Mediation will become the cultural norm when the new online court dealing with all monetary claims up to £25,000 becomes reality, Lord Justice Briggs has predicted.
Briggs told the Chartered Institute of Arbitrators’ mediation symposium that his recommendation for a three-stage court will bring alternative dispute resolution ‘into the mainstream’ of civil dispute resolution.
“It makes resolution by the parties a culturally and actually normal part of civil dispute resolution, rather than something alternative to the mainstream,’ he said.
‘In short, it seeks to take the “A” our of “ADR”. That’s why I would like to see the new court called a resolution or solutions court, following the lead set by British Columbia.’
Mediation and other resolution processes would not become compulsory, Briggs stressed, but it would bring the court service into a much closer partnership with the ADR community in providing a suitable resolution process as the ‘primary route’ to resolving civil disputes.
The online court would also build on ‘valuable yet underused’ precedents, Briggs added, highlighting the small-claims track in the unified county court for claims up to £10,000, which in turn followed the ‘excellent lead’ given by the financial dispute resolution process in the family courts.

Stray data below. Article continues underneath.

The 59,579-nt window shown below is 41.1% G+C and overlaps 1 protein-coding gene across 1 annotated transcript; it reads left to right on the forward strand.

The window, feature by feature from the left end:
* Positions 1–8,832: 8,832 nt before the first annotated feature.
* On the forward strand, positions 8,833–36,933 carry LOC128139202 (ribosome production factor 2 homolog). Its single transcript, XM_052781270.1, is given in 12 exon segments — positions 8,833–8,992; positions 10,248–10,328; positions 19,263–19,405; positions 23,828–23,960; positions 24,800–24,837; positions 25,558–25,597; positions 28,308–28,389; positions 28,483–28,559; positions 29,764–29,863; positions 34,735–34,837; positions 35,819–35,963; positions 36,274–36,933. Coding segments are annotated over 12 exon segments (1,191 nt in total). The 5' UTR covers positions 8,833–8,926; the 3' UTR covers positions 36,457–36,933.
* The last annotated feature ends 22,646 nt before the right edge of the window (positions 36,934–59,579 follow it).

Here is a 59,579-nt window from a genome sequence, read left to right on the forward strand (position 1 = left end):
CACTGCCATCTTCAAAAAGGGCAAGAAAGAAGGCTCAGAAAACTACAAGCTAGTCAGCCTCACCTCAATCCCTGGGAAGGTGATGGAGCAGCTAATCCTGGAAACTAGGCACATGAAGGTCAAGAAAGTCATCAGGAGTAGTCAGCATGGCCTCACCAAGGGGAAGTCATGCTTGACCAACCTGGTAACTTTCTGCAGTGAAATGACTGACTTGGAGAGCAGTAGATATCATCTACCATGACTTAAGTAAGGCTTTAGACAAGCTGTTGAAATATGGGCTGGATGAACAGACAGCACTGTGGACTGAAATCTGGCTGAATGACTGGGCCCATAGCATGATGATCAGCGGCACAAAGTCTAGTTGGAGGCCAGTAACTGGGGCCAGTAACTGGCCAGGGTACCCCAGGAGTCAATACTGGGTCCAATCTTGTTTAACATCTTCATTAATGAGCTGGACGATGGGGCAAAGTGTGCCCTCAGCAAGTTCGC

Briggs said: ‘For several years local courts and private mediators cooperated in providing after-hours affordable mediations for county court cases until it fell foul of the closure of the National Mediation Helpline.
‘But now these excellent initiatives, some alas short-lived, have really crossed the rubicon of making resolution rather than determination a culturally normal way of settling civil disputes.’
The resolution stage of the new court is not meant to replace or discourage pre-issue dispute resolution, Briggs noted.
‘The opening pages of the online portal for this court, or opening screens, like all the civil courts in the future once digitised, will emphasise the alternatives to the issue of proceedings and direct would-be litigants to appropriate providers of ADR,’ he said.
‘Proceedings will be described in those screens as a last resort and issue fees will no doubt continue to provide another incentive to seeking resolution elsewhere first.’
With claims under £25,000 accounting for the ‘overwhelming’ majority of civil claims by number, Briggs said the incorporation of resolution into the mainstream of the proposed new court would have more relevance for mediators than they may initially think.
‘If this new court takes off and the public gets to like resolving their civil disputes in this less adversarial-solutions-based way, who knows to what level of claim it may eventually be extended upwards?’ he added.
‘Make no mistake, this is a wholly new way of dealing with civil disputes, with no limits on its long-term ambitions.’